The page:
We Drove Cars.com’s 2020 Hyundai Palisade Within a Mile of Bone-Dry … or Did We?

In recent years, battery-electric vehicles have come to dominate the talk of range anxiety as automakers strive to extend mileage between charges. But as anyone who’s risked not filling up until the very last moment can tell you, range anxiety isn’t exclusive to EVs. We were recently gripped by it with our very own 2020 Hyundai Palisade long-term test vehicle, in fact — but what we discovered (by accident) is that we didn’t need to be.

Related: Cars.com’s 2020 Hyundai Palisade: Here’s What Our First Service Visit Cost

Cars.com photographer Christian Lantry was behind the wheel of our Best of 2020-winning SUV for the trip. En route to the Chicago Auto Show from home in Skokie, Ill., he took Lake Shore Drive to McCormick Place, a roughly 19-mile drive. Unfortunately, he says, “traffic was super heavy that day due to snowy weather, so there was a lot of time spent sitting in idle.”

With the clock ticking on an auto-show press conference, Lantry skipped filling up before parking the Palisade in the convention center’s massive garage. Come day’s end, it was back to the car … where the 12.3-inch digital display showed just 1 mile remaining on the tank. With the nearest gas station to McCormick Place a BP 1.2 tantalizing miles away, we took deep breaths and sent a chase car to fetch our intrepid photographer, should things go awry.

Thankfully, the Palisade made it to a pump — but little did we know how minor the threat was. All Palisades feature an 18.8-gallon tank, but our fill-up registered only 17.9 gallons. For an SUV that gets an EPA-estimated 19/24/21 mpg, that missing nine-tenths of a gallon comes out to nearly 19 additional miles of driving. I asked Hyundai whether this was typical behavior of a Palisade’s digital mileage readout or a calibration issue unique to our vehicle that might warrant a service visit. Spokeswoman Michele Tinson confirmed it was all according to the engineering plan.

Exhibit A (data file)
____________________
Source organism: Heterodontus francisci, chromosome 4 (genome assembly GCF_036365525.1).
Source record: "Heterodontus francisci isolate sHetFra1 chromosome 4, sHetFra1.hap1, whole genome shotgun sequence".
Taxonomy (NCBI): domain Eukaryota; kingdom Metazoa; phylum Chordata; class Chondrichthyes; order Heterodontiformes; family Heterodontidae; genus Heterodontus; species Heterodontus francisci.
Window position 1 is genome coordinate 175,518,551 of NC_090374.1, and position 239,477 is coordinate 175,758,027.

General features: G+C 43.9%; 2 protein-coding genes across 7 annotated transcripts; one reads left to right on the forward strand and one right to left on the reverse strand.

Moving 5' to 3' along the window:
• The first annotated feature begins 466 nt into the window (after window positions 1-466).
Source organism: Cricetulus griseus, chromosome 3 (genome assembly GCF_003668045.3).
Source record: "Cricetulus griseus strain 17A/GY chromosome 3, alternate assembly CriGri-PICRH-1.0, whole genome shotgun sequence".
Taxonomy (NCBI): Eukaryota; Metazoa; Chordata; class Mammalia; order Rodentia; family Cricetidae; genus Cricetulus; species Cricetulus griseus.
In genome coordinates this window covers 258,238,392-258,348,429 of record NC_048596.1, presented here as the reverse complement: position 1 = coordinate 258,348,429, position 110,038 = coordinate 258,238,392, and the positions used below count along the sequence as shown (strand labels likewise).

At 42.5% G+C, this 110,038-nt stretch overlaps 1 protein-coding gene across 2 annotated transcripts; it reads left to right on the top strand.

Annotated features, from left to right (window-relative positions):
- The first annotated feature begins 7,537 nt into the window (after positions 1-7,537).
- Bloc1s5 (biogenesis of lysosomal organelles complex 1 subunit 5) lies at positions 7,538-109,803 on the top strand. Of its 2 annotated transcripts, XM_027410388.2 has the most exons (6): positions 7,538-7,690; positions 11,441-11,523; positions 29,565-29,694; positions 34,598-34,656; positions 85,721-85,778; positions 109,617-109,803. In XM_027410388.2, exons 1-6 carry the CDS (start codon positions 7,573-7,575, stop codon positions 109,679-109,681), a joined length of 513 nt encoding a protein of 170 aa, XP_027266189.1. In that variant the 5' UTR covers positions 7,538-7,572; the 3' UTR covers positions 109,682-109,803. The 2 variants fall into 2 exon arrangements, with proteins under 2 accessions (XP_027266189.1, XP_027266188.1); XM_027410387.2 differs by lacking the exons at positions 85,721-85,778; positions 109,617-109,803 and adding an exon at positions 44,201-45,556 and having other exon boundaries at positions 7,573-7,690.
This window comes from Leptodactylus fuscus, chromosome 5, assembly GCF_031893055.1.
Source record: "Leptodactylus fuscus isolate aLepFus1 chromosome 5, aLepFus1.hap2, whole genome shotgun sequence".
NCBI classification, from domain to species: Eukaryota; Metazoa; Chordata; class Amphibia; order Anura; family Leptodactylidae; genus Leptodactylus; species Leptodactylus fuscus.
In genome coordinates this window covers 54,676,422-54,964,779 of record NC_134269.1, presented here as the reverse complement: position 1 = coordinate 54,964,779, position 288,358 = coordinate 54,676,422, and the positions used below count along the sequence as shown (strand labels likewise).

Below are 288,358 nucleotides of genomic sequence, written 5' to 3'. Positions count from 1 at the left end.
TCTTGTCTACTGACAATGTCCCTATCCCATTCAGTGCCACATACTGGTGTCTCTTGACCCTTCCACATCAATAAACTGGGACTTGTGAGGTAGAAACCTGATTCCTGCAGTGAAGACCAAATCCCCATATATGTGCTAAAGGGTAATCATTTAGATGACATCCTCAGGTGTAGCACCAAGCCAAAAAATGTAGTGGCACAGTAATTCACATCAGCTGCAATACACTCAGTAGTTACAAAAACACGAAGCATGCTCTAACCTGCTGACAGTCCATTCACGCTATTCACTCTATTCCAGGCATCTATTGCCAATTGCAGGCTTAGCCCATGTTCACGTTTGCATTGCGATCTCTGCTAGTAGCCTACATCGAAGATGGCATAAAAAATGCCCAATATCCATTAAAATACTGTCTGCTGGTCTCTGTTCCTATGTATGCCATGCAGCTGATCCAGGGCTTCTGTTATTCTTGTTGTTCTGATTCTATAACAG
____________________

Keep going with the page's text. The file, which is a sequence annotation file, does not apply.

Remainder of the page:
“To reduce the possibility of ‘fuel starvation’ at a very low fuel tank level, there is a built-in reserve volume to account for sudden changes in driving pattern, pavement angles and fuel slosh,” Tinson wrote in an email. “Additionally, the auto shut-off point during refueling is also dependent on the fueling station’s pump and nozzle sensitivity setting.”

A 17.9-gallon fill from nearly empty is “a normal amount,” Tinson added.

I also asked whether this was a hard figure across all Hyundai vehicles or a percentage of the tank size, but that information was less forthcoming. 

“Those specifications are proprietary,” Tinson responded. “But it varies by model, engine option and vehicle configuration.”

More From Cars.com:

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  • 2020 Hyundai Palisade: 8 Things We Like (and 7 Not So Much)
  • 2020 Hyundai Palisade: Why Does Apple CarPlay Use the Whole Screen but Android Auto Doesn’t?
  • Which Cars Have Cooled Seats for 2020?

Still, knowing our Palisade has a built-in reserve tank for the maniacs among us who love to live life on the edge (and those of us simply running late) should provide some comfort the next time we go where gas stations aren’t so easy to come by … though you can count me out if that trip includes “Cats.”

Cars.com’s Editorial department is your source for automotive news and reviews. In line with Cars.com’s long-standing ethics policy, editors and reviewers don’t accept gifts or free trips from automakers. The Editorial department is independent of Cars.com’s advertising, sales and sponsored content departments.

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